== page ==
Sulfate and alkali-silica performance of blended cements containing illitic calcined clays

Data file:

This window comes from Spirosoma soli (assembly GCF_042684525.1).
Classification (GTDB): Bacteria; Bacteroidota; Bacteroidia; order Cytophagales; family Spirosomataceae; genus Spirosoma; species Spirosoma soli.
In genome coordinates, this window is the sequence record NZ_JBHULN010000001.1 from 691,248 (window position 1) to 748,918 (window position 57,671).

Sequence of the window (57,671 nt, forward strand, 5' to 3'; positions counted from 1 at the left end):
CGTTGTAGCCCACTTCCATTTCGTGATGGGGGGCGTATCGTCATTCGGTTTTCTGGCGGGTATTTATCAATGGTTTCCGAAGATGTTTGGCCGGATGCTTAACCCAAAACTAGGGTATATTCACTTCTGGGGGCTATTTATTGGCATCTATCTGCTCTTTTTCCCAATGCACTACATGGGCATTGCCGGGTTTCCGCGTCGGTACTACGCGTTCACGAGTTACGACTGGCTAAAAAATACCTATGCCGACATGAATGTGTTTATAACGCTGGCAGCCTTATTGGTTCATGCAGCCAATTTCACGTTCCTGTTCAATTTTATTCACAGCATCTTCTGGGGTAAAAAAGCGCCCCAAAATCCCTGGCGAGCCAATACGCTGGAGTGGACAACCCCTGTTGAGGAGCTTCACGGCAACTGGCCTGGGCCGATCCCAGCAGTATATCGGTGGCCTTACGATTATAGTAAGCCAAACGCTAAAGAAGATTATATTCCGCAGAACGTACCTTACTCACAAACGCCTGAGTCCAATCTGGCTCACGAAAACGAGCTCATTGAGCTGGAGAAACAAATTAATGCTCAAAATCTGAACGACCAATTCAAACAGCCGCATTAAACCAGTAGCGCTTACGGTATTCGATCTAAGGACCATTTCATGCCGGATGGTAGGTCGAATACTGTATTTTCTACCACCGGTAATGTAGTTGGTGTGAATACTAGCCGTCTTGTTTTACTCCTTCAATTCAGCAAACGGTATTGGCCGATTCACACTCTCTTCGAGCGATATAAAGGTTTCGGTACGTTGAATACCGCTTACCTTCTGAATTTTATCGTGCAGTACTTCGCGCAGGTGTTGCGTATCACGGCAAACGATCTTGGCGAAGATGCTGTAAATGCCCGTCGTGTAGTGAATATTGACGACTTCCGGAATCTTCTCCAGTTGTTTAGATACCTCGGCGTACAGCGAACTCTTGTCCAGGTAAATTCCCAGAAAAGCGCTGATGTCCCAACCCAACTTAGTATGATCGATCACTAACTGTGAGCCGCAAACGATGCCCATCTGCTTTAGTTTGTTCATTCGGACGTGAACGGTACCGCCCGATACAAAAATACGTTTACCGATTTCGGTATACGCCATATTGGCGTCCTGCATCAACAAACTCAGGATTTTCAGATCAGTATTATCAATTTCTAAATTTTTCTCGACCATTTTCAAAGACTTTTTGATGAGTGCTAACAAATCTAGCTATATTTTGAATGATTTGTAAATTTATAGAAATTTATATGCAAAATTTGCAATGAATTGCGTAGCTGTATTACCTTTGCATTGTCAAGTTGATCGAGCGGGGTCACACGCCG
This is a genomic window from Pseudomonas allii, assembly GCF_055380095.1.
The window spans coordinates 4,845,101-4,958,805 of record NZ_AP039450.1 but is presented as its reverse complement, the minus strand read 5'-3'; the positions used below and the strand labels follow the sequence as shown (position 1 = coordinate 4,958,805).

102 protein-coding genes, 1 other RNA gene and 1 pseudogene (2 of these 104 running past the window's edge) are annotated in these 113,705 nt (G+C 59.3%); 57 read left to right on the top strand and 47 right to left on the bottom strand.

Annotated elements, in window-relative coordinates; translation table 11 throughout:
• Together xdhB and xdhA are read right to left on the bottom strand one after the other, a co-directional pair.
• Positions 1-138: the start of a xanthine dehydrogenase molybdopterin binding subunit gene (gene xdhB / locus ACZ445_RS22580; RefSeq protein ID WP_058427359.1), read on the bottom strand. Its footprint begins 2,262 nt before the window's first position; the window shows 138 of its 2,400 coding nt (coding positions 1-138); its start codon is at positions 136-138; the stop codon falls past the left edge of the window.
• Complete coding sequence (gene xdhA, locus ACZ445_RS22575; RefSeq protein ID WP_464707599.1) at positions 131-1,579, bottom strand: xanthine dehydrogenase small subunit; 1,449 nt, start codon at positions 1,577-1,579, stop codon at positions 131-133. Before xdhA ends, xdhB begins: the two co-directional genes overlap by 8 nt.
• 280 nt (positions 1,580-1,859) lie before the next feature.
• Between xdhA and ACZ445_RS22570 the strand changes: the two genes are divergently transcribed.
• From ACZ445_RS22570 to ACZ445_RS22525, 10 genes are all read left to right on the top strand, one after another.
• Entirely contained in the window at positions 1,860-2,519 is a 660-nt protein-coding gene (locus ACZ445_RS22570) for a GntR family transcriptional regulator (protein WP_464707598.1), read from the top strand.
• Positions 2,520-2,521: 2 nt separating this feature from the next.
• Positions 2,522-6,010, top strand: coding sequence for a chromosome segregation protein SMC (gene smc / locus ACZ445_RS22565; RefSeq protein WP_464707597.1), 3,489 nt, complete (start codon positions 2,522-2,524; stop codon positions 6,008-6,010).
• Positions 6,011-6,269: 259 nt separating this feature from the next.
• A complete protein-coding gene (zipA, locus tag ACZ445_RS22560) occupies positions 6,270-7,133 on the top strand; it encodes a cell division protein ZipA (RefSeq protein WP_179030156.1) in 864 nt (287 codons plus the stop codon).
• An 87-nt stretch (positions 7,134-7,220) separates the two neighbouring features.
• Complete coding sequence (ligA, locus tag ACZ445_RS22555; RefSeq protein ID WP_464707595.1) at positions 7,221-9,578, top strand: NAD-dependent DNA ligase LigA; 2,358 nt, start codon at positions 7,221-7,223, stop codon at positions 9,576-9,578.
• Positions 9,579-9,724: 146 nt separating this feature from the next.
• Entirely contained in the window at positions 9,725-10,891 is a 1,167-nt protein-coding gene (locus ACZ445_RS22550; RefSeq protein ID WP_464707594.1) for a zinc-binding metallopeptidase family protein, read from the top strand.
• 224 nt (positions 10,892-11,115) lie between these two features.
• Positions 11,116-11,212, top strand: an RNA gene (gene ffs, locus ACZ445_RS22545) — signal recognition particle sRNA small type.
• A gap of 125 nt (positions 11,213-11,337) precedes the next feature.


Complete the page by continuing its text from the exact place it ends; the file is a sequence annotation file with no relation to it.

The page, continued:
Studies of illitic calcined clays are less developed than that corresponding to kaolinitic clays, but illite is one of the more abundant clayed minerals of the earth’s crust, as occurs in the Center of the Buenos Aires Province (Argentina) where the largest cement factories are located. Illite clays develop pozzolanic properties when they are thermally treated at 950 °C, causing dehydroxilation and collapse of structure to form a metastable or amorphous aluminosilicate. Illitic calcined clays don’t present a significant water demand and the compressive strength of blended cements attains to the corresponding to portland cement at 90 days. It is characterized as slow pozzolana. Illite incorporates certain proportion of reactive alumina and high proportion of alkalis, modifying the pore structure. From durability point of view, the incorporation of illite can affect the sulfate resistance of portland cements or the alkali-silica reaction (ASR). The aim of this paper is to study the behavior of two different illite calcined clay blended cements against chemical attack, like sulfate attack and harmful alkali silica reaction, using the test based on the ASTM C 1012 and ASTM C 441, respectively. For sulfate performance, illite calcined clays was blended with a low C3A in 20% and 40% of weight replacement and a very high C3A cement (white), using a 30% of weight replacement; while a low (Na2Oeq<0.5) and high alkali (Na2Oeq=1.03) cements were used in the ASR-test. After six months, the low and very high C3A cements of both illitic clays shows low expansion in sulfate media (<0.05%) for blended cement without water demand. The ASR-expansion results show that illitic calcined clays reduce considerably the expansion of high alkali cements and it is not harmful to low alkali cement, but long test time results will be conclusive.